10:17 p.m.: I leave after page 1 to pitch my tent.

The weather has improved, but things are quiet and it's cold. Today is less rowdy than normal, and by less rowdy, I mean not fun.

10:20 p.m.: We decide to walk to 7-Eleven. I'm now convinced a small army of homeless dudes will be in my tent when I return. I accept this fate.

Ronnie Rivera

Location Info


Stephen P. Clark Government Center

111 NW 1st St.
Miami, FL 33128

Category: Community Venues

Region: Downtown/Overtown

People are playing chess and eating peanut butter and jelly sandwiches. The group not only recycles but also composts. A security team from within the movement watches our crap while we go buy more crap.

10:30 p.m.: 7-Eleven is a hub of action! It's like the Peach Pit, except Brenda and Brandon are completely sleep-deprived and don't live in Beverly Hills anymore. The store owners probably aren't complaining about all the new business.

11:10 p.m.: Full of pizza and taquitos, I return to the site to find people holding hands and meditating around a fountain. With the Bank of America building looming in the background, the scene is pretty groovy.

At the same time, there's a Dead Can Dance video being projected under some stairs. I wonder if we've been transported to the early '90s. Who chose this video?, I think. Thank God it's not Dave Matthews. Apparently, they've been screening films at night, including documentaries and V for Vendetta.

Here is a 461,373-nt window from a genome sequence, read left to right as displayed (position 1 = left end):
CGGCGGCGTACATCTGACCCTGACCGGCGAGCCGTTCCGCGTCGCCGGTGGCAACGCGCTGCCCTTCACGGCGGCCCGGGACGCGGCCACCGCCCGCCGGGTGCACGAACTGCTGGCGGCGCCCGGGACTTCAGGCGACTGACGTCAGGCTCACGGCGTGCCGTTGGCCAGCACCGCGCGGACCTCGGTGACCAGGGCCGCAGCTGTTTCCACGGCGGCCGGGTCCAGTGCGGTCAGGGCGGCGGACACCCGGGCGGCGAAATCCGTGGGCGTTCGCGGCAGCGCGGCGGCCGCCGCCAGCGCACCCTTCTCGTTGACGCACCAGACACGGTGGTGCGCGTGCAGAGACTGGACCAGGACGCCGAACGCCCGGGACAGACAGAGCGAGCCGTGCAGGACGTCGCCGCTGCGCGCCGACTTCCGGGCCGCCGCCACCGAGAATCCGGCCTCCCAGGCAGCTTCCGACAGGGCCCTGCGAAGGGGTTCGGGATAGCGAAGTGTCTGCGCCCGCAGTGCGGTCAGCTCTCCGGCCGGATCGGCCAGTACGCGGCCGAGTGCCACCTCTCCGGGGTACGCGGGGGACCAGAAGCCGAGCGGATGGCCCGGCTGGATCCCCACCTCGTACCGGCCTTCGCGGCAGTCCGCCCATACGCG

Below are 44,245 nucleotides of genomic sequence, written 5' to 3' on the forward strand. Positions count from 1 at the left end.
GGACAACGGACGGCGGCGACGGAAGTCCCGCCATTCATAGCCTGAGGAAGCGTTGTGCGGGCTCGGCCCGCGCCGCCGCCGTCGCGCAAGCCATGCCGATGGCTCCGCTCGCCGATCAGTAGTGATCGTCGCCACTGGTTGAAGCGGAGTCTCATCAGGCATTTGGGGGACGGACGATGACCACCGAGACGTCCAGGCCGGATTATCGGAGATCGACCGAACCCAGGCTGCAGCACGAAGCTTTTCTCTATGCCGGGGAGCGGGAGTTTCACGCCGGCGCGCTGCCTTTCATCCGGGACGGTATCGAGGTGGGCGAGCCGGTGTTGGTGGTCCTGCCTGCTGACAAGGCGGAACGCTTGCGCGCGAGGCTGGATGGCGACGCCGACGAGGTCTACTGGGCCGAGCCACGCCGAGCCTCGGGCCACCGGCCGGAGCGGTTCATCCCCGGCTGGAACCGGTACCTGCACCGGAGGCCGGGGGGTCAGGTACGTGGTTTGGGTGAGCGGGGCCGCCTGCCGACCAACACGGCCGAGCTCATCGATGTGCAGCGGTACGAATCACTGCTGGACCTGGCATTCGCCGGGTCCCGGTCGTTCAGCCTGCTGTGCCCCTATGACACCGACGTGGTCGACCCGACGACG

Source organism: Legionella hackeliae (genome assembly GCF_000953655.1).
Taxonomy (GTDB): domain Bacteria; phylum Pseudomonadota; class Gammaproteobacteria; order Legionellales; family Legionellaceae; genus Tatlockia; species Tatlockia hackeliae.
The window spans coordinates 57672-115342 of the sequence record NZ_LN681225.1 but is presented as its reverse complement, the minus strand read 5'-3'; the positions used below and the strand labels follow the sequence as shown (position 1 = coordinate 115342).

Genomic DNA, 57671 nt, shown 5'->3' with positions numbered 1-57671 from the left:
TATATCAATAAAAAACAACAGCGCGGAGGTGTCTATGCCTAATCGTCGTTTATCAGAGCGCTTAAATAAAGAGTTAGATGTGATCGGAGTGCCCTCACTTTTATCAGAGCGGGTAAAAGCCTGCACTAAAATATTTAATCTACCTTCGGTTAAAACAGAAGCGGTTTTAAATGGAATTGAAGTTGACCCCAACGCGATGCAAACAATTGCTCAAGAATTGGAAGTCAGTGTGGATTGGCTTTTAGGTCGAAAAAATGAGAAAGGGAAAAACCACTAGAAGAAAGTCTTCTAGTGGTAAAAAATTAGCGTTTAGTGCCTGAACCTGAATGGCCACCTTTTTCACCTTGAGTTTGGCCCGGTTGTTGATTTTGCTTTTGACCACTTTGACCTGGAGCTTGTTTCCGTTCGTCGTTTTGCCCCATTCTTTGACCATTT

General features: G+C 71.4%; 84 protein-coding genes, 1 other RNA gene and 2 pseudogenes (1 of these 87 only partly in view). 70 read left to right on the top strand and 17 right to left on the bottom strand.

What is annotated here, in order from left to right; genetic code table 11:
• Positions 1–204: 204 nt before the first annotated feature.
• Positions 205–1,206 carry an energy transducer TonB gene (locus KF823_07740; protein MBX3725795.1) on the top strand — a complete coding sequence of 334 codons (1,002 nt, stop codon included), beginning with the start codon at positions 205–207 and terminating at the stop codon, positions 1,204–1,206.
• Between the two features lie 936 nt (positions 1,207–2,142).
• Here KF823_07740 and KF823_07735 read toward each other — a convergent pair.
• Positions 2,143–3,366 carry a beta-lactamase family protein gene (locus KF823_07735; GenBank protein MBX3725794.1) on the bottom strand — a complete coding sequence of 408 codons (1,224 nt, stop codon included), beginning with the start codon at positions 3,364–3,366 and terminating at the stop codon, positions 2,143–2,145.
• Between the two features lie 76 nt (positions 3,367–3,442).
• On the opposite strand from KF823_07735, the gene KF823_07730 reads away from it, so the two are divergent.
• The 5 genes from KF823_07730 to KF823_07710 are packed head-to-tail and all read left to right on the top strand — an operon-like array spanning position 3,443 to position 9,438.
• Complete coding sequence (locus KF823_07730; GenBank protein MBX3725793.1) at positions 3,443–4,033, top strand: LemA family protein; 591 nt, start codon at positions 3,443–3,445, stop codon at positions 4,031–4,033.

There are quite a few homeless folks napping about.

11:21 p.m.: No longer full, I can't stop eating.

Michelle, the head of the food committee, passes around PB&J and apologetically says, "That's all I got." I don't take the food 'cause my mouth is full of Twix. Thanks, 7-Eleven!

11:29 p.m.: I'm a little bored.

11:40 p.m.: Some action stirs. I think the female facilitator and her friend are mad at photographer Carlos Miller, who's covering the occupation, for taking their picture. We are protesting in a public space. He can take pictures in a public place. However, there's a ministink about it. Some of these protesters need to chill out. There's definitely a sprinkling of holier-than-thou divas.

While the argument continues, I chat with Michelle, the food lass and a 20-year-old college student with the coolest haircut I've ever seen. It's the style I wanted in high school, except mine made me look like a man. She tells me about food conflicts with the homeless (organizers have been feeding them the surplus chow) and her struggle to find donations. If you can offer prepared meals, do it for poor Michelle!

12:10 a.m.: The wind picks up and tents go flying, mine included. Kind folks place sandbags and stakes in the renegade tents. That's like really, really nice. Community is cool, guys.

12:23 a.m.: A man snores loudly in the next tent.

12:30 a.m.: Cheering. Around midnight each day, everyone celebrates that they've been out there and made it through another day.

12:36 a.m.: Another person begins to snore, making that two snorers next to my tent. End Game is being screened.

12:42 a.m.: People roll up on bikes to hang out.

12:50 a.m.: I am the only person on a cell phone. I am also the only person laughing.

1:12 a.m.: I try to read by my iPod light while someone talks mad shit outside my tent. He's angry and a little nuts. He says something about pop culture, something else about white people, and something to me because he can see the light of my cell phone as I type this. He doesn't like my cell phone usage. A sane person tries to reason with him.

1:23 a.m.: A loud guy speaks intelligently to other people whose voices don't carry. There's some complaining about general assembly meetings, talking about closing his Bank of America account, and chattering about smoking cigs after working out.

3 a.m.: People are still up, talking.